To my mind the strongest female character who ever appears in The Professionals is Esther in 'Takeaway', who gets to work alongside the boys in ways we see as well as hear about. Yes, she's a love interest too, but it's made clear that she will leave to continue her career, as opposed to Ray leaving her or us just never finding out which of the two ended it. In that episode, aside from her dating Ray, she isn't forced into any other 'female' or basically misogynistic behaviour patterns. Racial stereotyping is perhaps another issue, but again, she's arguably the most postively-portrayed non-white character with the most screen time and visible achievements.

ETA: By the points I make in the above paragraph, I basically mean - there was an episode of Pros where a woman got to be portrayed as strong in a positive way, I wish 'The Rack' had been written in that way too.

Edited at 2015-04-07 06:17 pm (UTC)
Apr. 8th, 2015 02:47 pm (UTC)
My sheer relief at this comment is silly. But I know that quite a few fans *like* Kate Ross and Geraldine Mather and see them very positively.

I must admit I don't watch Take Away often because they seemed to be trying to cram a three-hour story into fifty minutes. But yes, I see what you mean about Esther - she's clearly excellent at her job, in order to be involved in the case as an expert and a Royal Hong Kong Police contact with CI-5, and she's got a career which matters to her. Even in her relationship with Ray, she's very much gently tolerant of his naff jokes and even ignorance; holding to her own centre and holding her own.
Apr. 10th, 2015 07:03 pm (UTC)
My thoughts on The Rack are so ambivalent it's untrue! But I do agree with you on the portrayal of GM. I think she is portrayed as a woman who got ahead of herself. I wonder how this episode would have played if Geraldine Mather had been Gerald Mather instead?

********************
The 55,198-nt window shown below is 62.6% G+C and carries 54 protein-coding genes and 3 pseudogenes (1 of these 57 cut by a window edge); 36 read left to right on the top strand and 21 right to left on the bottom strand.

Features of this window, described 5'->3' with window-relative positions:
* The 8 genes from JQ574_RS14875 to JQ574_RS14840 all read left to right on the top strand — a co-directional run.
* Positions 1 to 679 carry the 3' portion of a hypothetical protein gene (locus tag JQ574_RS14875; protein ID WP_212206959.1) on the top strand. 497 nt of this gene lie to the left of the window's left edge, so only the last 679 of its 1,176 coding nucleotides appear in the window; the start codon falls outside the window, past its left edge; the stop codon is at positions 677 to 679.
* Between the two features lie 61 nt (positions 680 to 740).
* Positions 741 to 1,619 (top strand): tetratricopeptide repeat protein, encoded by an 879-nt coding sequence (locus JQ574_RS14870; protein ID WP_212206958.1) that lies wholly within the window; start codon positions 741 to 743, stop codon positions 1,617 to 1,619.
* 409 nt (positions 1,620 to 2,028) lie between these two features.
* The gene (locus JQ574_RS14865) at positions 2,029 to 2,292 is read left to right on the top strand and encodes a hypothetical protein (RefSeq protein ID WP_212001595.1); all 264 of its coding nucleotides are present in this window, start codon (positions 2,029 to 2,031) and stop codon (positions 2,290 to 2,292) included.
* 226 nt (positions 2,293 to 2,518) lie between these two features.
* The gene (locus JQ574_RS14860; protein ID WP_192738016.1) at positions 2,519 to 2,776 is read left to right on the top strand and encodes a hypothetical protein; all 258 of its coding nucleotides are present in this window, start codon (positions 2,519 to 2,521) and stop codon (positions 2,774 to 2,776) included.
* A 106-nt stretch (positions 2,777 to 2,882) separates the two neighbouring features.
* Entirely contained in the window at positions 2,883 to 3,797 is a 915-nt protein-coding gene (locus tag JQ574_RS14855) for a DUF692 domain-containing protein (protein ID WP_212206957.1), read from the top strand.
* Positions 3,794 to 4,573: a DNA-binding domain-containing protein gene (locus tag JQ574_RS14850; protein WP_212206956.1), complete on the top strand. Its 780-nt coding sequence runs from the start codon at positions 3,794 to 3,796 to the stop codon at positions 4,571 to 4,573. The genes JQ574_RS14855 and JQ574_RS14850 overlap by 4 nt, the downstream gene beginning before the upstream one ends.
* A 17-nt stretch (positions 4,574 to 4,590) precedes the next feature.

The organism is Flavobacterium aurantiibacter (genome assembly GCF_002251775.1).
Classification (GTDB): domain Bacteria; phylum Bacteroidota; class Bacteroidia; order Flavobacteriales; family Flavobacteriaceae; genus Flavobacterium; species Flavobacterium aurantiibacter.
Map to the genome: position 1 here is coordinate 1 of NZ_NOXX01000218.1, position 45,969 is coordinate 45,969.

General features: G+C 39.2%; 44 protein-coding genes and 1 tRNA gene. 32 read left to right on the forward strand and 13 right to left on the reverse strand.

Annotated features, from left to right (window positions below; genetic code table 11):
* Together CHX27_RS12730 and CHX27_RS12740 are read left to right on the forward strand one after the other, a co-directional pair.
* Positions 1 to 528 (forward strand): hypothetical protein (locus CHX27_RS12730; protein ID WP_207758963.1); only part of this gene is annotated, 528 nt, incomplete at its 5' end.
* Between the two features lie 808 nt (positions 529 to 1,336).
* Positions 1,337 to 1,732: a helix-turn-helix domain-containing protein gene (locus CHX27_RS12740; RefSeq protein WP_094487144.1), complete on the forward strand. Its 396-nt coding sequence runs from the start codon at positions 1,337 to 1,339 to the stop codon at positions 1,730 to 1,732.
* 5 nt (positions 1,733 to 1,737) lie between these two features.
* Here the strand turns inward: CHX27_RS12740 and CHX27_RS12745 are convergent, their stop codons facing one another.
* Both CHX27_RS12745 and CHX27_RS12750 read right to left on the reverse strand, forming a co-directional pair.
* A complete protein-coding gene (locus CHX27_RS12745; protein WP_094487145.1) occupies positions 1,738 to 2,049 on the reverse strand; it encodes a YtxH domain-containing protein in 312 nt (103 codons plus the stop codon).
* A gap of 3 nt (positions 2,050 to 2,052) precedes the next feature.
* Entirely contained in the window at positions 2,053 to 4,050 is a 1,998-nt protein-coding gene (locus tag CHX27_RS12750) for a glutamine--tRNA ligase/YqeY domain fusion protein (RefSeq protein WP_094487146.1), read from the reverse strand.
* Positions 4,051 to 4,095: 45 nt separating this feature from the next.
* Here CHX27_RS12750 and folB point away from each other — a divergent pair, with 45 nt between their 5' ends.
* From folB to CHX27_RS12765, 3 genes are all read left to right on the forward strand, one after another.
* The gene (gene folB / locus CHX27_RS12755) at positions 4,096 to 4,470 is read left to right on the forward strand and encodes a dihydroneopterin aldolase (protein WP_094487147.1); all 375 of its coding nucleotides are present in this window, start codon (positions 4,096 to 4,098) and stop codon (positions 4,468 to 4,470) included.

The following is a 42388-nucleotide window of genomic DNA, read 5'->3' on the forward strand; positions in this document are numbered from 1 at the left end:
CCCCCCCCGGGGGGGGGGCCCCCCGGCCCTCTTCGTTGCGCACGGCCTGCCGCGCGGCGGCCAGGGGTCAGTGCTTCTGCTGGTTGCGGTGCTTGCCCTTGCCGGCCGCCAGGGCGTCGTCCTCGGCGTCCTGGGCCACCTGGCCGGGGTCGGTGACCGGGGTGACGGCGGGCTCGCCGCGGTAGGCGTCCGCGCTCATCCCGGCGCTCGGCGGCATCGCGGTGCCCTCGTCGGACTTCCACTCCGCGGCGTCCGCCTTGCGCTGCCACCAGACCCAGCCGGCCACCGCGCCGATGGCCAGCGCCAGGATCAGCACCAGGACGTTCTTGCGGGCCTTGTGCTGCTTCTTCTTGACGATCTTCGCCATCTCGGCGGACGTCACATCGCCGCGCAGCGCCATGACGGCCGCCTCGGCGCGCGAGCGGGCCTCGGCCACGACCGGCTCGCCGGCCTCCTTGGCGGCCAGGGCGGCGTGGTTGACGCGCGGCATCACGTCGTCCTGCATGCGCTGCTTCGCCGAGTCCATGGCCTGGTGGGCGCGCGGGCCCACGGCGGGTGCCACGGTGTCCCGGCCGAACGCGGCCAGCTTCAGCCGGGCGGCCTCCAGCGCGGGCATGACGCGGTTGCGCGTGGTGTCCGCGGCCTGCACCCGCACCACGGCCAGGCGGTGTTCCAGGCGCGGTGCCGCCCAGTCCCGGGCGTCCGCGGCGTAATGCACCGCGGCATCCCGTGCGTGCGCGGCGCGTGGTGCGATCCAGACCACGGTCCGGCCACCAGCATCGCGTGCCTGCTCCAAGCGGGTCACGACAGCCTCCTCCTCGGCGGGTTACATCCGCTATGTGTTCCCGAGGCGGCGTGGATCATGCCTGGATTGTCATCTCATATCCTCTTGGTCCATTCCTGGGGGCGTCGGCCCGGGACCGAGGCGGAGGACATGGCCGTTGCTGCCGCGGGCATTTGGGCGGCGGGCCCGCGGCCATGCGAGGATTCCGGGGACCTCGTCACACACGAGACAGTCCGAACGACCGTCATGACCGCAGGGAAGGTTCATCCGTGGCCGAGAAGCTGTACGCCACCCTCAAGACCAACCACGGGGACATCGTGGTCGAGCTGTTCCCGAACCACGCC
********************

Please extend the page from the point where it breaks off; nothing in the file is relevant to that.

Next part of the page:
Apr. 11th, 2015 11:00 am (UTC)
Well one good thing about The Rack (and also good about DiaG), is that it reflects that for every CI-5 fatality (criminal or agent) there would have to be (or ought to be, under English law) an inquest. Because CoD might be a punch or a bullet, but whether it was self-defence/legitimate/proportionate/reasonable or manslaughter, murder, accident, misadventure etc should be determined by Inquest.

Most of the time episodic canon shows CI-5 agents using reasonable and proportionate force as determined/defined by law for the police and SAS etc. Even though CI-5 is a fictional force. Unlike actual armed police in the UK I can't recall them ever shooting someone who has a replica/fake firearm or table leg who does not respond quickly enough to shouted commands to drop it and surrender. The people they shoot pose a real, clear and present danger (to use US terminology).

Doyle's punch *is* dodgy. There were other ways of subduing/controlling Paul Coogan than retaliating for one punch with another. That he might have only been contributory and thus culpability was "not proven" was the best he could hope for.

The question of Gerald Mather is an interesting one. Men who are against CI-5 and its agents, are (and *there's* something I should look at in a reviewing!) as far as I remember, either criminal/traitorous or members/leaders of the other agencies/forces in the UK, whose toes Cowley steps on with his special measures/powers. They don't seem to oppose CI-5 on the question of violence/methods, per se, do they? What do you think?

But GM - and KR - make me remember my parents' warnings to me, growing up, that there are ways of being a strong, confident, independent women - without also coming across as a "man-hating bitch". Regardless of how they are read - especially by women fans and in the different climate of thirty-some years later - I just can't help feeling that they were *written* (and reacted to) as more man-hating bitches than strong, confident, professional women. (And with KR, I also question the professionalism.)
( 4 comments — Leave a comment )